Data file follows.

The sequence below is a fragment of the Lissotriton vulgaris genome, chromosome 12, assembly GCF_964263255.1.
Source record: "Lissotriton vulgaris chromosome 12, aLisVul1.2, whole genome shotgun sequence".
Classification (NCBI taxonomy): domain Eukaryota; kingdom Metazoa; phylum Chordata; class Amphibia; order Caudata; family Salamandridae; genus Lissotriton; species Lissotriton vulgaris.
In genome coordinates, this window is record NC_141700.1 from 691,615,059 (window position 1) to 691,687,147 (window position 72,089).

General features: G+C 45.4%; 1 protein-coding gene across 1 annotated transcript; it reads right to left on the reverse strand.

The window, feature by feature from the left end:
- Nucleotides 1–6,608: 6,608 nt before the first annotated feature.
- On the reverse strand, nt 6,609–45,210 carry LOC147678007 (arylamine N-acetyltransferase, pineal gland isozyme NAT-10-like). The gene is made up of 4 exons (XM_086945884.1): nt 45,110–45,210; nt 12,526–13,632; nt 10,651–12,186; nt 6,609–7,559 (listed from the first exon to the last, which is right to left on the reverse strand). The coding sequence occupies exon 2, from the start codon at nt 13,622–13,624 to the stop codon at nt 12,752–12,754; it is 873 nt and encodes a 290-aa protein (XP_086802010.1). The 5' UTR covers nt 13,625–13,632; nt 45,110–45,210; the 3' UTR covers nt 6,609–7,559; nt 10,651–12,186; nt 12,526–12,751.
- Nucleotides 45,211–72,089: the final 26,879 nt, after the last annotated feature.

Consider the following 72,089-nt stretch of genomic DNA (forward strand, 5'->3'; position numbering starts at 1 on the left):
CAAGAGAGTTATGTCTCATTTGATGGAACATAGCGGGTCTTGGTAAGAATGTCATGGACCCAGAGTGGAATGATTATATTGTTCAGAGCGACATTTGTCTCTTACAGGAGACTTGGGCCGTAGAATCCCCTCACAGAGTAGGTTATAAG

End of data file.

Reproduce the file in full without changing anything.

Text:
The sequence below is a fragment of the Lissotriton vulgaris genome, chromosome 12, assembly GCF_964263255.1.
Source record: "Lissotriton vulgaris chromosome 12, aLisVul1.2, whole genome shotgun sequence".
Classification (NCBI taxonomy): domain Eukaryota; kingdom Metazoa; phylum Chordata; class Amphibia; order Caudata; family Salamandridae; genus Lissotriton; species Lissotriton vulgaris.
In genome coordinates, this window is record NC_141700.1 from 691,615,059 (window position 1) to 691,687,147 (window position 72,089).

General features: G+C 45.4%; 1 protein-coding gene across 1 annotated transcript; it reads right to left on the reverse strand.

The window, feature by feature from the left end:
- Nucleotides 1–6,608: 6,608 nt before the first annotated feature.
- On the reverse strand, nt 6,609–45,210 carry LOC147678007 (arylamine N-acetyltransferase, pineal gland isozyme NAT-10-like). The gene is made up of 4 exons (XM_086945884.1): nt 45,110–45,210; nt 12,526–13,632; nt 10,651–12,186; nt 6,609–7,559 (listed from the first exon to the last, which is right to left on the reverse strand). The coding sequence occupies exon 2, from the start codon at nt 13,622–13,624 to the stop codon at nt 12,752–12,754; it is 873 nt and encodes a 290-aa protein (XP_086802010.1). The 5' UTR covers nt 13,625–13,632; nt 45,110–45,210; the 3' UTR covers nt 6,609–7,559; nt 10,651–12,186; nt 12,526–12,751.
- Nucleotides 45,211–72,089: the final 26,879 nt, after the last annotated feature.

Consider the following 72,089-nt stretch of genomic DNA (forward strand, 5'->3'; position numbering starts at 1 on the left):
CAAGAGAGTTATGTCTCATTTGATGGAACATAGCGGGTCTTGGTAAGAATGTCATGGACCCAGAGTGGAATGATTATATTGTTCAGAGCGACATTTGTCTCTTACAGGAGACTTGGGCCGTAGAATCCCCTCACAGAGTAGGTTATAAG